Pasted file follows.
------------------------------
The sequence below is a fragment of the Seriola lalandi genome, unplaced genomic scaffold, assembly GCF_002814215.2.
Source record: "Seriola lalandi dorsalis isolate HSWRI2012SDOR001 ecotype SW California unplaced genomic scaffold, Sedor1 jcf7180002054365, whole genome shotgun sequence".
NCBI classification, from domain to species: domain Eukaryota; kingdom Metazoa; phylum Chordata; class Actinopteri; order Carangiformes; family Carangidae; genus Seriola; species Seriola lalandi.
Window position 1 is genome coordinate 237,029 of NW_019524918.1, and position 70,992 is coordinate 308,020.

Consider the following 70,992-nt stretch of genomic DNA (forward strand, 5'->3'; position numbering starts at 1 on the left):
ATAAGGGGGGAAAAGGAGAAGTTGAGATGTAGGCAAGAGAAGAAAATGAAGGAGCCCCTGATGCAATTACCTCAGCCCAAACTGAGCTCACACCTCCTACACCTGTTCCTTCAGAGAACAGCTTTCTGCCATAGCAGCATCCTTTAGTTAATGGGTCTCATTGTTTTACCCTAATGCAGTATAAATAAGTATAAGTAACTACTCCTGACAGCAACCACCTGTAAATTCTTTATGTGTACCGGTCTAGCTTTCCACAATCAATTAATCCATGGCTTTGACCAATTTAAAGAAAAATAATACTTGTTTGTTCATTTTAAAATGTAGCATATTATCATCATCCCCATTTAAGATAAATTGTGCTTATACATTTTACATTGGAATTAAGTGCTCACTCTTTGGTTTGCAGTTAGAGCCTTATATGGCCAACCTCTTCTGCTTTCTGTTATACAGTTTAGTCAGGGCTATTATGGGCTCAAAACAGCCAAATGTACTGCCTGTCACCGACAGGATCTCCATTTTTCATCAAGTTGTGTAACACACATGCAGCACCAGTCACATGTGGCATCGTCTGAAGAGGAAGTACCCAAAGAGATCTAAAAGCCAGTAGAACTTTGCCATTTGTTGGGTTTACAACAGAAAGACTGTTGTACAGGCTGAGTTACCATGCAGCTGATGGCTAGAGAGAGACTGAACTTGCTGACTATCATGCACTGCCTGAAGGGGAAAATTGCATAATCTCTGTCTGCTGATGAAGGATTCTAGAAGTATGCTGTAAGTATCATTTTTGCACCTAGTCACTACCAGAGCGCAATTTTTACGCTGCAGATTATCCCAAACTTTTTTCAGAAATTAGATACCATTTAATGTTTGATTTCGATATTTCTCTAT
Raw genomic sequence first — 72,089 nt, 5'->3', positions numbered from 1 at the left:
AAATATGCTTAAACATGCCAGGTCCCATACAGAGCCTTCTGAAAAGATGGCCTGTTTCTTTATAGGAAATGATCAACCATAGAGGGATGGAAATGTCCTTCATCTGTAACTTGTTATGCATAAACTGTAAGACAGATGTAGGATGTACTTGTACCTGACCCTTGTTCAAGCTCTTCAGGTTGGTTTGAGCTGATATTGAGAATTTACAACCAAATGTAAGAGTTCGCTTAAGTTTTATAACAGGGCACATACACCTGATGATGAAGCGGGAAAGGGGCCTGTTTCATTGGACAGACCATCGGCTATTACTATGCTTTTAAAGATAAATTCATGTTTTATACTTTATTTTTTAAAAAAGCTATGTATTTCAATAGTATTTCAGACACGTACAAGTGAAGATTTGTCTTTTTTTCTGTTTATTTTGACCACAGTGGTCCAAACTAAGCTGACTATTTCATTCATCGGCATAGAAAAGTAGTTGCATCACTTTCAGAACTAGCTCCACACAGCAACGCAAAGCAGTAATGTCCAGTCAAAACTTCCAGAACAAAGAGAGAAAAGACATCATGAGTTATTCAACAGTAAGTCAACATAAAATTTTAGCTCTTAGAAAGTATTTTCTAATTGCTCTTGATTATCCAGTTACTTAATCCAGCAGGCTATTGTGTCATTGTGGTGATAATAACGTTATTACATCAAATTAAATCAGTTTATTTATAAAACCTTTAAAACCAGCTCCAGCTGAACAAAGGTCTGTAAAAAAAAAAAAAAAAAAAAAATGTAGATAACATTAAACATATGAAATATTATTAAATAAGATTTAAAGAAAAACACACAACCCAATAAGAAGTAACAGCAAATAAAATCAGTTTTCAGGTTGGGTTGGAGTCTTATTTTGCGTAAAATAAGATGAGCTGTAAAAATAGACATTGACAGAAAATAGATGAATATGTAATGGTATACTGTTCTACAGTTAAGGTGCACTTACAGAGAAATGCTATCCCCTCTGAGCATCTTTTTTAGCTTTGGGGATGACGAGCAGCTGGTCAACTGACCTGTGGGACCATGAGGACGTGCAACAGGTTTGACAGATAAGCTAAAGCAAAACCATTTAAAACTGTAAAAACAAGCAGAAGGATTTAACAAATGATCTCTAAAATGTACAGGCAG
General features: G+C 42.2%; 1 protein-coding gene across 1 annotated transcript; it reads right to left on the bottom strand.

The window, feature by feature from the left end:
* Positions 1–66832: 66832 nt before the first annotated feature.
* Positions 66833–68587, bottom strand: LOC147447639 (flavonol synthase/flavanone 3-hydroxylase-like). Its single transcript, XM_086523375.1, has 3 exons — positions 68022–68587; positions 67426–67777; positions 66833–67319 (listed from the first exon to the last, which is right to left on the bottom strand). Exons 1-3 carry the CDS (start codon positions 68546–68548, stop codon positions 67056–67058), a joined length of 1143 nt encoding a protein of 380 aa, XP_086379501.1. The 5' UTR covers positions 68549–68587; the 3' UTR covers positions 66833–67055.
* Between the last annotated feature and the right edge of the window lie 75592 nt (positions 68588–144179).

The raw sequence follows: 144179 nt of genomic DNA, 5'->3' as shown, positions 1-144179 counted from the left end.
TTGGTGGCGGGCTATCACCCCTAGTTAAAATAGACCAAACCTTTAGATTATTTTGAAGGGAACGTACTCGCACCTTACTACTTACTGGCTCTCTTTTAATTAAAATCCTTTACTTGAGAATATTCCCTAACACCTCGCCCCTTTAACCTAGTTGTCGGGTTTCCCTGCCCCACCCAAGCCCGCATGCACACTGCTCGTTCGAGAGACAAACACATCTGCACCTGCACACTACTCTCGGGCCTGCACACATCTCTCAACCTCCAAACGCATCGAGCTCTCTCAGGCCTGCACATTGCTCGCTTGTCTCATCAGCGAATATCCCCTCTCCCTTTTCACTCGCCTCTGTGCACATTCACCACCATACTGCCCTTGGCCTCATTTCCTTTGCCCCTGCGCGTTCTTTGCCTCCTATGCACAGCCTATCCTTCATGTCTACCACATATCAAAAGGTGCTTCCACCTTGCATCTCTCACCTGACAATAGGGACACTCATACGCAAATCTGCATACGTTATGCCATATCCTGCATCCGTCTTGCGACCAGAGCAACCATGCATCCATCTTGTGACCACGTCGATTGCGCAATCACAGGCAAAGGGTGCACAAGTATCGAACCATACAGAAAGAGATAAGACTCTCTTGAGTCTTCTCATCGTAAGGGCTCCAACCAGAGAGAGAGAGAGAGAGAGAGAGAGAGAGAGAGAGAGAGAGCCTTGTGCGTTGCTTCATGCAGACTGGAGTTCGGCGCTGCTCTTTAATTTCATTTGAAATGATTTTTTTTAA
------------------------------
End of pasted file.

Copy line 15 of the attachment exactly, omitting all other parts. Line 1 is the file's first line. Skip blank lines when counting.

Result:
TTGGTGGCGGGCTATCACCCCTAGTTAAAATAGACCAAACCTTTAGATTATTTTGAAGGGAACGTACTCGCACCTTACTACTTACTGGCTCTCTTTTAATTAAAATCCTTTACTTGAGAATATTCCCTAACACCTCGCCCCTTTAACCTAGTTGTCGGGTTTCCCTGCCCCACCCAAGCCCGCATGCACACTGCTCGTTCGAGAGACAAACACATCTGCACCTGCACACTACTCTCGGGCCTGCACACATCTCTCAACCTCCAAACGCATCGAGCTCTCTCAGGCCTGCACATTGCTCGCTTGTCTCATCAGCGAATATCCCCTCTCCCTTTTCACTCGCCTCTGTGCACATTCACCACCATACTGCCCTTGGCCTCATTTCCTTTGCCCCTGCGCGTTCTTTGCCTCCTATGCACAGCCTATCCTTCATGTCTACCACATATCAAAAGGTGCTTCCACCTTGCATCTCTCACCTGACAATAGGGACACTCATACGCAAATCTGCATACGTTATGCCATATCCTGCATCCGTCTTGCGACCAGAGCAACCATGCATCCATCTTGTGACCACGTCGATTGCGCAATCACAGGCAAAGGGTGCACAAGTATCGAACCATACAGAAAGAGATAAGACTCTCTTGAGTCTTCTCATCGTAAGGGCTCCAACCAGAGAGAGAGAGAGAGAGAGAGAGAGAGAGAGAGAGAGAGAGCCTTGTGCGTTGCTTCATGCAGACTGGAGTTCGGCGCTGCTCTTTAATTTCATTTGAAATGATTTTTTTTAA